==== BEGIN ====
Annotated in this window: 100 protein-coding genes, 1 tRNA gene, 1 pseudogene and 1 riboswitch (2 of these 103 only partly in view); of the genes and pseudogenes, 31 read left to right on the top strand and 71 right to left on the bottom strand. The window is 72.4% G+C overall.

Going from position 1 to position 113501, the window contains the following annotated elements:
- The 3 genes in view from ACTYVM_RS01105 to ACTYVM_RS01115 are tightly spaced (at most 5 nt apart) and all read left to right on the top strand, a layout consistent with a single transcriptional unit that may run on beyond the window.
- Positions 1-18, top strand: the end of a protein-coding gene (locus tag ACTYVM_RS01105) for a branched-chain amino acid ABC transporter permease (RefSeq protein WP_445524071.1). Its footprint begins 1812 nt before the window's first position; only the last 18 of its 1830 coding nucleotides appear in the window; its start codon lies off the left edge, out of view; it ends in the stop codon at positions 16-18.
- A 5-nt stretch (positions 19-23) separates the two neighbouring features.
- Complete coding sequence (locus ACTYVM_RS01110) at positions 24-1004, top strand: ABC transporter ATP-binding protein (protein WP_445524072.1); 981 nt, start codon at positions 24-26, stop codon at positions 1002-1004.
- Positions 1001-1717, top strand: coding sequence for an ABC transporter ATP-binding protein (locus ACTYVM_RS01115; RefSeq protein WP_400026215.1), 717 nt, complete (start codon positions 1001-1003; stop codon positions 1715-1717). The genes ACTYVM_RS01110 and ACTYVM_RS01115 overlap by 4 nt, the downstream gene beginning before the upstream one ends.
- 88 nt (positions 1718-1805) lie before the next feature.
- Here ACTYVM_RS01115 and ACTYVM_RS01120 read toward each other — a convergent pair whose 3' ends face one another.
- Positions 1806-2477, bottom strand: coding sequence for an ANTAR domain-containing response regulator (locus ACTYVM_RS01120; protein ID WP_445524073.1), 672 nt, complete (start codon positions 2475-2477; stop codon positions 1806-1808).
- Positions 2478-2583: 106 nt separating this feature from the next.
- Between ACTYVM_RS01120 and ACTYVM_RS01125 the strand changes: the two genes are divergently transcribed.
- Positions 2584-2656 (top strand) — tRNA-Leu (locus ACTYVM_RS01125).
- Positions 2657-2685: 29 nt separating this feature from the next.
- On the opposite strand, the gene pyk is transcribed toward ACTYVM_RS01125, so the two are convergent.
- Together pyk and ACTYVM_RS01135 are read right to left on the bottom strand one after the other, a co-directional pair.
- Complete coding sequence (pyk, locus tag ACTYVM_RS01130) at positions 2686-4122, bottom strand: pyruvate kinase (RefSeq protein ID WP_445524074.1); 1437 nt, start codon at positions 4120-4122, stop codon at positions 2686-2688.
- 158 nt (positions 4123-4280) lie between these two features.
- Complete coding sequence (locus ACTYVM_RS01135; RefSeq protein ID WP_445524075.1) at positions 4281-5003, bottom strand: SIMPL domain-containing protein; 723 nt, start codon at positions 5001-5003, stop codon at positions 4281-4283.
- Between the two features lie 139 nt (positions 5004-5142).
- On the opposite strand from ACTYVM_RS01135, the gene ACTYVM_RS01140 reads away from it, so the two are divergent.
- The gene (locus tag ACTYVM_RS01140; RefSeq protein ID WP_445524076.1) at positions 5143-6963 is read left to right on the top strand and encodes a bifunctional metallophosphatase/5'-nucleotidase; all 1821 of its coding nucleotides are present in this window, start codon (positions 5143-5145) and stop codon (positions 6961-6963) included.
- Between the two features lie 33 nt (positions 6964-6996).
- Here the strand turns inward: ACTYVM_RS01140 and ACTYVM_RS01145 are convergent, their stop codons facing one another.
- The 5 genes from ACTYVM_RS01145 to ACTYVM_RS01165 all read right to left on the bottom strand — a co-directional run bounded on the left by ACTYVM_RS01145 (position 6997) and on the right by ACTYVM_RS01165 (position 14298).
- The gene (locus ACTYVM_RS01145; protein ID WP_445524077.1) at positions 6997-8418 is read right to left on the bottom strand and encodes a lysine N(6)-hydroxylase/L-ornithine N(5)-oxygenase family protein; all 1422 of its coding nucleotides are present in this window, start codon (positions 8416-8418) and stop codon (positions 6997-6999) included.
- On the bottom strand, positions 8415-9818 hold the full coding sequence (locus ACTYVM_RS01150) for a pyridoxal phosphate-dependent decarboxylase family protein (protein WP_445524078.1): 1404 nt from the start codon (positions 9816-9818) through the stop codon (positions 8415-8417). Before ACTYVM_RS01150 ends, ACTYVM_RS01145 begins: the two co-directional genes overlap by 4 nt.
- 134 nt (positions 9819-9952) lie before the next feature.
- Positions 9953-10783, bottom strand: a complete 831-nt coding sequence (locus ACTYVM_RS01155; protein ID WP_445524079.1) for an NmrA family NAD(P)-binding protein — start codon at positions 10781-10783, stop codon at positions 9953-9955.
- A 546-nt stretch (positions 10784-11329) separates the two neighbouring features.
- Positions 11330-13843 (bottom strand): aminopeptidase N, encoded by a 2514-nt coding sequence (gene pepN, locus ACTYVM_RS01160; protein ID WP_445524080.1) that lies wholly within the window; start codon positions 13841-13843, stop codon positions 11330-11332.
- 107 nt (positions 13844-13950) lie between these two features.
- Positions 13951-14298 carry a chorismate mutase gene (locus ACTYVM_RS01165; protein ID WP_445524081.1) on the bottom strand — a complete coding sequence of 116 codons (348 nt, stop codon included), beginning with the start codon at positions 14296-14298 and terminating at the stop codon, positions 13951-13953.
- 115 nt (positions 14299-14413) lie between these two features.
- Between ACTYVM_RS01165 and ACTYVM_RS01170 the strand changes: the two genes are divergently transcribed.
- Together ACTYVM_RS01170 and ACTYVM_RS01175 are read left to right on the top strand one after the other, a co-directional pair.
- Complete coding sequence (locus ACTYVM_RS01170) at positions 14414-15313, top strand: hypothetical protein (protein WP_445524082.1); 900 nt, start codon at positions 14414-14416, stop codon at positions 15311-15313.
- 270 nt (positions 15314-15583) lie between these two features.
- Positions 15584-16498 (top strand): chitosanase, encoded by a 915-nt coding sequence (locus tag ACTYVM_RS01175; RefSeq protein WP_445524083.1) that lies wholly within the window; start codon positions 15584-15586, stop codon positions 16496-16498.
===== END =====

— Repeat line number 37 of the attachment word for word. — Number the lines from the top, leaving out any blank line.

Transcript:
- Complete coding sequence (locus ACTYVM_RS01170) at positions 14414-15313, top strand: hypothetical protein (protein WP_445524082.1); 900 nt, start codon at positions 14414-14416, stop codon at positions 15311-15313.